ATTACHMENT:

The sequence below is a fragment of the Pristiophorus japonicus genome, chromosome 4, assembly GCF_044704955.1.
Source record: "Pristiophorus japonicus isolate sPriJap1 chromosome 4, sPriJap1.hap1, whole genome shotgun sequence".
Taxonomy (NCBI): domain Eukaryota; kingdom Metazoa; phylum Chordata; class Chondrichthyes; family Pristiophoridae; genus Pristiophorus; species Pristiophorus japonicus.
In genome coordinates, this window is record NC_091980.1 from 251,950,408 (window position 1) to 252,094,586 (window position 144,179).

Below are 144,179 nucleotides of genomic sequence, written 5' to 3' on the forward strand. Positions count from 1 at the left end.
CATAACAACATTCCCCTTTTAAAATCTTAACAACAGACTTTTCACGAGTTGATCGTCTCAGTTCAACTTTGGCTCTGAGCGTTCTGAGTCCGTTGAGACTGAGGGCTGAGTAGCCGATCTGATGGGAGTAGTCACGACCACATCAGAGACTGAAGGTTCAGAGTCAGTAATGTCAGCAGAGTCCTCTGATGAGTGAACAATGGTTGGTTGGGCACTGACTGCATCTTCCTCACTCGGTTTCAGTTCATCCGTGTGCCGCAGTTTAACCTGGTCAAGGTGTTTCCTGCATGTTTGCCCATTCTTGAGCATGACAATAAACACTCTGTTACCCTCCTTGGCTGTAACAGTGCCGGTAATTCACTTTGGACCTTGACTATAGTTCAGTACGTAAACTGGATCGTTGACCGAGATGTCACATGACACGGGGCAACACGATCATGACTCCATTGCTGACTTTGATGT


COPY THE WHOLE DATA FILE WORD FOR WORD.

The sequence below is a fragment of the Pristiophorus japonicus genome, chromosome 4, assembly GCF_044704955.1.
Source record: "Pristiophorus japonicus isolate sPriJap1 chromosome 4, sPriJap1.hap1, whole genome shotgun sequence".
Taxonomy (NCBI): domain Eukaryota; kingdom Metazoa; phylum Chordata; class Chondrichthyes; family Pristiophoridae; genus Pristiophorus; species Pristiophorus japonicus.
In genome coordinates, this window is record NC_091980.1 from 251,950,408 (window position 1) to 252,094,586 (window position 144,179).

Below are 144,179 nucleotides of genomic sequence, written 5' to 3' on the forward strand. Positions count from 1 at the left end.
CATAACAACATTCCCCTTTTAAAATCTTAACAACAGACTTTTCACGAGTTGATCGTCTCAGTTCAACTTTGGCTCTGAGCGTTCTGAGTCCGTTGAGACTGAGGGCTGAGTAGCCGATCTGATGGGAGTAGTCACGACCACATCAGAGACTGAAGGTTCAGAGTCAGTAATGTCAGCAGAGTCCTCTGATGAGTGAACAATGGTTGGTTGGGCACTGACTGCATCTTCCTCACTCGGTTTCAGTTCATCCGTGTGCCGCAGTTTAACCTGGTCAAGGTGTTTCCTGCATGTTTGCCCATTCTTGAGCATGACAATAAACACTCTGTTACCCTCCTTGGCTGTAACAGTGCCGGTAATTCACTTTGGACCTTGACTATAGTTCAGTACGTAAACTGGATCGTTGACCGAGATGTCACATGACACGGGGCAACACGATCATGACTCCATTGCTGACTTTGATGT